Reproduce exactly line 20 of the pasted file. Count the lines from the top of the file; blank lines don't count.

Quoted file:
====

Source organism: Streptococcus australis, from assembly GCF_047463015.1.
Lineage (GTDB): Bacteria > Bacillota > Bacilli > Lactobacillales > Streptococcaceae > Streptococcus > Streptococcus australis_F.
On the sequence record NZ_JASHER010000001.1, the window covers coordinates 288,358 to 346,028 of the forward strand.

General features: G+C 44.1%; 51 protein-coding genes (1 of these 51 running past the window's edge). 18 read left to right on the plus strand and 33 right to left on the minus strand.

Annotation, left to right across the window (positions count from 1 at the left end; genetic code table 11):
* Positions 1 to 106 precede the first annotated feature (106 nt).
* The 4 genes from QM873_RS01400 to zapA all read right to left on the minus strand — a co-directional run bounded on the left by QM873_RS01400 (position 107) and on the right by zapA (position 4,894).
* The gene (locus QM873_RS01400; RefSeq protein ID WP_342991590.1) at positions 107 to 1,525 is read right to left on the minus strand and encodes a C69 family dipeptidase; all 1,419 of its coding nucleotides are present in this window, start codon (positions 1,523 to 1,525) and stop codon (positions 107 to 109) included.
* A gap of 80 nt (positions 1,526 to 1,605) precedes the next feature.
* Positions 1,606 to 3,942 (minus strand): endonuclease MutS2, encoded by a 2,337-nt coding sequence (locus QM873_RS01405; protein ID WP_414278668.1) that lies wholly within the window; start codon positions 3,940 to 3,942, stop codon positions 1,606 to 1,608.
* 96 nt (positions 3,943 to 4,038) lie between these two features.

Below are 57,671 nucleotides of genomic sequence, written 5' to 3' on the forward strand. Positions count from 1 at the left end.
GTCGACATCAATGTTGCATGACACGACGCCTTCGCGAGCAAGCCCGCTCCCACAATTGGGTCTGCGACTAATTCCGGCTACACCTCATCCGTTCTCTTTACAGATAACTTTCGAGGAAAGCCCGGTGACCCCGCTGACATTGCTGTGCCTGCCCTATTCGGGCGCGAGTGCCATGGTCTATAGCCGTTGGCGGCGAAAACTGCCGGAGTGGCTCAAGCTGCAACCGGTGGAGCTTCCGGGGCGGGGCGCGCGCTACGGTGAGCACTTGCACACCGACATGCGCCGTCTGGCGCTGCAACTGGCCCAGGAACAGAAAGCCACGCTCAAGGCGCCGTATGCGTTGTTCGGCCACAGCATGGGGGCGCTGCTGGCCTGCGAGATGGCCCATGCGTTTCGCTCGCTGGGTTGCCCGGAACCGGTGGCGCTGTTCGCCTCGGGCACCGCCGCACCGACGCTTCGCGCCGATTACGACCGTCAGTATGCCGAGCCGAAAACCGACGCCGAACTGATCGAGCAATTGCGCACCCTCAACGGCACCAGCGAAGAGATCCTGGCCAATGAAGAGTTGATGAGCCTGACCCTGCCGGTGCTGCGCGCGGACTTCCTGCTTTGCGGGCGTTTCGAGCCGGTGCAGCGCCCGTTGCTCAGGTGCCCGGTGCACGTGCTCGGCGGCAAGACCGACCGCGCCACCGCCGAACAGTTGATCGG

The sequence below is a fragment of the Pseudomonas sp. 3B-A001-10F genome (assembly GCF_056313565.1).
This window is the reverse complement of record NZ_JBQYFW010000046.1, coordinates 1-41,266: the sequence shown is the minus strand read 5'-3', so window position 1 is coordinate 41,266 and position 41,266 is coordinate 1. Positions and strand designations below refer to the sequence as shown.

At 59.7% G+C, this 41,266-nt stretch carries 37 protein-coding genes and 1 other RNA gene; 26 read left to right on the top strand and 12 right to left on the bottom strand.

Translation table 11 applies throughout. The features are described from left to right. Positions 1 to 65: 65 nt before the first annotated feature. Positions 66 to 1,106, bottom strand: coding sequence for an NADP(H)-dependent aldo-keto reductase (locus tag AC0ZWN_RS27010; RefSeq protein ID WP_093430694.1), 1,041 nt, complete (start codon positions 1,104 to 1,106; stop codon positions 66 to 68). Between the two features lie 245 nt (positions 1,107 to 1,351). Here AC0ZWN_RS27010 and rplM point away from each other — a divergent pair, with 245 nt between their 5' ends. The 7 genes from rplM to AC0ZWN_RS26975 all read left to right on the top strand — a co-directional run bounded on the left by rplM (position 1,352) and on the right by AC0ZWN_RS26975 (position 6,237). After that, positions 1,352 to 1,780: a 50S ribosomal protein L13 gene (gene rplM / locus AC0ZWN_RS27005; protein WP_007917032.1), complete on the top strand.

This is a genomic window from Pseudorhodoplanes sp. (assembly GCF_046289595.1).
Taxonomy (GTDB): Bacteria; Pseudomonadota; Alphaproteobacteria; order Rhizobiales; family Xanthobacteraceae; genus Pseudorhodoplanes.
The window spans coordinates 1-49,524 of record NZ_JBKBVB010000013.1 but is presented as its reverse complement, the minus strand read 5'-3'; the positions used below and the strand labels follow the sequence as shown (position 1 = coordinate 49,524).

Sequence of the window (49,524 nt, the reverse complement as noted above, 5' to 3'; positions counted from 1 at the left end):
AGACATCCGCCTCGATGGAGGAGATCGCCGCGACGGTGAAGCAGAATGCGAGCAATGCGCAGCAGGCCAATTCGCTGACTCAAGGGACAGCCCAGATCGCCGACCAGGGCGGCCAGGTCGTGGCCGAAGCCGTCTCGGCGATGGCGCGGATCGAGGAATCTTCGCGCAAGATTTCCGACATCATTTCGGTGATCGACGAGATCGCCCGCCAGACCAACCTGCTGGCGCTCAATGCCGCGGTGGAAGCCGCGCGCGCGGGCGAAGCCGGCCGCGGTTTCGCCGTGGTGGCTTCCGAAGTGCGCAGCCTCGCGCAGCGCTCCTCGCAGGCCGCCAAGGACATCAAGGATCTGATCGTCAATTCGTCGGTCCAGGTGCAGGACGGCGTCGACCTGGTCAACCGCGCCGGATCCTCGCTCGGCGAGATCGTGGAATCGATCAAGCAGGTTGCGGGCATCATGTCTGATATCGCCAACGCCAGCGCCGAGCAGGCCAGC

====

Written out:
The window spans coordinates 1-49,524 of record NZ_JBKBVB010000013.1 but is presented as its reverse complement, the minus strand read 5'-3'; the positions used below and the strand labels follow the sequence as shown (position 1 = coordinate 49,524).